Play Live Radio
Next Up:
0:00 0:00
Available On Air Stations

For Microsoft, Nokia's Phones Are 'Key To Everything'

That's a Nokia Lumia 820 smartphone snapping an image of a Windows icon.
Dado Ruvic
That's a Nokia Lumia 820 smartphone snapping an image of a Windows icon.

Here's why Microsoft says its $7.2 billion deal to buy Nokia's smartphone business as well as that company's patents and services makes sense.

"It all starts with the phone," writes PCWorld, in a piece that analyzes why "the phone is key to everything."

According to the magazine:

"In its 'strategic rationale' explaining the deal, slide 15 of Microsoft's presentation makes the case that the foundation for Windows PCs begins with Windows Phone. ... 'Windows: 300M+ devices a year,' the slide notes. 'Success in phone is important to success in tablets. Success in tablets will help PCs.' "

ZDNet adds that:

"Microsoft had little choice. Nokia controlled Windows Phone distribution and the companies were so integrated they might as well be one unit. With Nokia, Microsoft can now put Windows Phone on low-end devices to gain share."

Among the obvious questions is will this deal work? Time's Technologizer blog offers this answer:

"I'm not predicting disaster. It would be fun if it led to a golden age of Windows smartphones, and good for consumers. But I can't think of any past examples of anything similar happening and turning out well. (Let's not even bring up HP's acquisition of Palm. Oops! Just did.) ...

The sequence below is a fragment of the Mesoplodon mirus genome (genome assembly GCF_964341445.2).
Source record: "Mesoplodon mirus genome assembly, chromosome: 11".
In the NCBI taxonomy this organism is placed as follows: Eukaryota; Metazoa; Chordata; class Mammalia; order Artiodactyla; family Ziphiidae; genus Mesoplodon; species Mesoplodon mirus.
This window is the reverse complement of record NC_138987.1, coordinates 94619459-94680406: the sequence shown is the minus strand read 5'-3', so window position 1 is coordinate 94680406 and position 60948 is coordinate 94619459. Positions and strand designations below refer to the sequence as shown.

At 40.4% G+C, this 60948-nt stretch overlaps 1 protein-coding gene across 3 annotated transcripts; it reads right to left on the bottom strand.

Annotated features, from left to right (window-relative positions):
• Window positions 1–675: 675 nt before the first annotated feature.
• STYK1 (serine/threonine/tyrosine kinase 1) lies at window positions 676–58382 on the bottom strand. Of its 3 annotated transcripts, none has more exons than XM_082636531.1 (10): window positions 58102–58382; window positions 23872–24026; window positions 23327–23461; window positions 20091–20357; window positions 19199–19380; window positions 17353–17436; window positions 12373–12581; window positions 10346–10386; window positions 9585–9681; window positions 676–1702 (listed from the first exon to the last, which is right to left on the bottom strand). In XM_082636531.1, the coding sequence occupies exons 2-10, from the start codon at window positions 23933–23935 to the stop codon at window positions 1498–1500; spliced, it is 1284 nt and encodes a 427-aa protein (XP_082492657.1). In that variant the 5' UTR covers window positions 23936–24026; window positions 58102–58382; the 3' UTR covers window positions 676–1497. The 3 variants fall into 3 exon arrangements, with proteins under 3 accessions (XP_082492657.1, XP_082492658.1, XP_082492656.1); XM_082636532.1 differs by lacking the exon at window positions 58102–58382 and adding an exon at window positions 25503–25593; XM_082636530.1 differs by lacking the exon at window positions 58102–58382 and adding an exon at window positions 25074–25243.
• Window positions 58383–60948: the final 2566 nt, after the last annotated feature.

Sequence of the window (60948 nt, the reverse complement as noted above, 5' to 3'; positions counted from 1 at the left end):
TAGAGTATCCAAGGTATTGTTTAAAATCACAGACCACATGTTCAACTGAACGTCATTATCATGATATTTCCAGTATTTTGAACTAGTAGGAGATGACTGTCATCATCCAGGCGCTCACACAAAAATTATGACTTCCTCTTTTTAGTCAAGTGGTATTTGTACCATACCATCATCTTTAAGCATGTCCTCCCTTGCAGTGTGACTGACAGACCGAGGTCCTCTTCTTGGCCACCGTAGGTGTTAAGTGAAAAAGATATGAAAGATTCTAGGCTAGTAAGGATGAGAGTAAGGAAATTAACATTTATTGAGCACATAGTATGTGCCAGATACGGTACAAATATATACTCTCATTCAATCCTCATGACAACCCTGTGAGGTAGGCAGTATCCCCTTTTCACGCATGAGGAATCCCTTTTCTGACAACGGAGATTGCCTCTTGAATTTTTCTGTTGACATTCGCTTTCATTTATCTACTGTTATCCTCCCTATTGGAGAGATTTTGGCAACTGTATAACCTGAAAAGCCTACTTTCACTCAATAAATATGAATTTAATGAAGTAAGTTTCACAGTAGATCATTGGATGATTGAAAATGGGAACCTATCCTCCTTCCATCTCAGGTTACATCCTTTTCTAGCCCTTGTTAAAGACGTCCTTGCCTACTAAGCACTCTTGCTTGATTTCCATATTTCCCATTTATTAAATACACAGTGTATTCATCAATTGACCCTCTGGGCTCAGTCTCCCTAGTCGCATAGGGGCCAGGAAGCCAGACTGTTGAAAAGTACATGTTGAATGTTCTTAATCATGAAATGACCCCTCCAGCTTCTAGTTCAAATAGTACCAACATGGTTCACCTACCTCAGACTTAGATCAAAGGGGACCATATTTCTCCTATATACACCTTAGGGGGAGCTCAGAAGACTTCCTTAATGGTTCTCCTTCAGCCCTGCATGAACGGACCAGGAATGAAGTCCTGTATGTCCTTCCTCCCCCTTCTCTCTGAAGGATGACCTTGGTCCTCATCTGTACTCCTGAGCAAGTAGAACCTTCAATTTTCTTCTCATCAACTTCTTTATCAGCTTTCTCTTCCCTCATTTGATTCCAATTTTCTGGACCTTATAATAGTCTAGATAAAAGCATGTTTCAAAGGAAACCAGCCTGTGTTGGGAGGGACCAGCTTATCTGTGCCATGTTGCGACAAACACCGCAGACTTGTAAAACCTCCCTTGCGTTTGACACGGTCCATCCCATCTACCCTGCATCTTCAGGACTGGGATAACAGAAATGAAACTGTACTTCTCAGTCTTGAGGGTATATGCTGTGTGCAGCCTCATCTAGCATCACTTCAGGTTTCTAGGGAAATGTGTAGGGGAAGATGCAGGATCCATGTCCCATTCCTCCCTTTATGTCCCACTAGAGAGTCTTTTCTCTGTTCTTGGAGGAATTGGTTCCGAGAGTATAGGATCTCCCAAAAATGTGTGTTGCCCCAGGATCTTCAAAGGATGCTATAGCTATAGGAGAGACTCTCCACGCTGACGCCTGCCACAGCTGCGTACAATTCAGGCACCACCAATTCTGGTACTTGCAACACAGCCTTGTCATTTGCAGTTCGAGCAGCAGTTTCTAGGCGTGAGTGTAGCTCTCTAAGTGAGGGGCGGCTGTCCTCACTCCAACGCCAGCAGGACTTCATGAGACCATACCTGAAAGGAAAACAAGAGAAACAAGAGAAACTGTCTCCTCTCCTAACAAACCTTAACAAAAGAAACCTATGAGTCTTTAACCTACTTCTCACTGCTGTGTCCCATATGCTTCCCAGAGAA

"Then again, this deal doesn't necessarily need to change everything to be worth a try. Microsoft has plenty of cash, and the cash it's paying Nokia consists of overseas profits which it wouldn't otherwise bring home to the U.S. for tax reasons. Windows Phone is currently a struggling number three in the smartphone platform wars; if it ends up a healthy, competitive number three, Microsoft might be happy it spent the money.

"In other words: If the deal ends up looking even modestly successful, it'll have beaten the historic odds."

Copyright 2021 NPR. To see more, visit

Mark Memmott is NPR's supervising senior editor for Standards & Practices. In that role, he's a resource for NPR's journalists – helping them raise the right questions as they do their work and uphold the organization's standards.